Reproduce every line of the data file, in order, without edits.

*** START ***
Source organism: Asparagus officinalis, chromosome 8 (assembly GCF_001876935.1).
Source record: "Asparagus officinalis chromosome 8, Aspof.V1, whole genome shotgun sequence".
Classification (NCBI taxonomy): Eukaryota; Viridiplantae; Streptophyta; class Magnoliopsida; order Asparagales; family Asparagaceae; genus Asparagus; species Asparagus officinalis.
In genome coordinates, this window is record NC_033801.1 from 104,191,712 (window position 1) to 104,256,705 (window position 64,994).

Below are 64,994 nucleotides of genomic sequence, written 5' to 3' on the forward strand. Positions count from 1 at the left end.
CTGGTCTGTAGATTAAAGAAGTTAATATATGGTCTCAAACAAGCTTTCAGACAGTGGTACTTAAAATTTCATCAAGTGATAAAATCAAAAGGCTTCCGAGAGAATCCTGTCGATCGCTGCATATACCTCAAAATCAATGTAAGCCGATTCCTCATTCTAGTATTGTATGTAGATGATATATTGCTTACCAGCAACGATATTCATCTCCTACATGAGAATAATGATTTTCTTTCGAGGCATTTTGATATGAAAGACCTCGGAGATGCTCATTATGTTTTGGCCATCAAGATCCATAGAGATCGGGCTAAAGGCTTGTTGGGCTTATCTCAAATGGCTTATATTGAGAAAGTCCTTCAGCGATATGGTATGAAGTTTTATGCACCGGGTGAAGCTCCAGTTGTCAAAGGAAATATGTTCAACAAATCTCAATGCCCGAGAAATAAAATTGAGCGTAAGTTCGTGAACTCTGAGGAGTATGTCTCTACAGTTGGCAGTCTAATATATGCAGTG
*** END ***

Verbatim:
Source organism: Asparagus officinalis, chromosome 8 (assembly GCF_001876935.1).
Source record: "Asparagus officinalis chromosome 8, Aspof.V1, whole genome shotgun sequence".
Classification (NCBI taxonomy): Eukaryota; Viridiplantae; Streptophyta; class Magnoliopsida; order Asparagales; family Asparagaceae; genus Asparagus; species Asparagus officinalis.
In genome coordinates, this window is record NC_033801.1 from 104,191,712 (window position 1) to 104,256,705 (window position 64,994).

Below are 64,994 nucleotides of genomic sequence, written 5' to 3' on the forward strand. Positions count from 1 at the left end.
CTGGTCTGTAGATTAAAGAAGTTAATATATGGTCTCAAACAAGCTTTCAGACAGTGGTACTTAAAATTTCATCAAGTGATAAAATCAAAAGGCTTCCGAGAGAATCCTGTCGATCGCTGCATATACCTCAAAATCAATGTAAGCCGATTCCTCATTCTAGTATTGTATGTAGATGATATATTGCTTACCAGCAACGATATTCATCTCCTACATGAGAATAATGATTTTCTTTCGAGGCATTTTGATATGAAAGACCTCGGAGATGCTCATTATGTTTTGGCCATCAAGATCCATAGAGATCGGGCTAAAGGCTTGTTGGGCTTATCTCAAATGGCTTATATTGAGAAAGTCCTTCAGCGATATGGTATGAAGTTTTATGCACCGGGTGAAGCTCCAGTTGTCAAAGGAAATATGTTCAACAAATCTCAATGCCCGAGAAATAAAATTGAGCGTAAGTTCGTGAACTCTGAGGAGTATGTCTCTACAGTTGGCAGTCTAATATATGCAGTG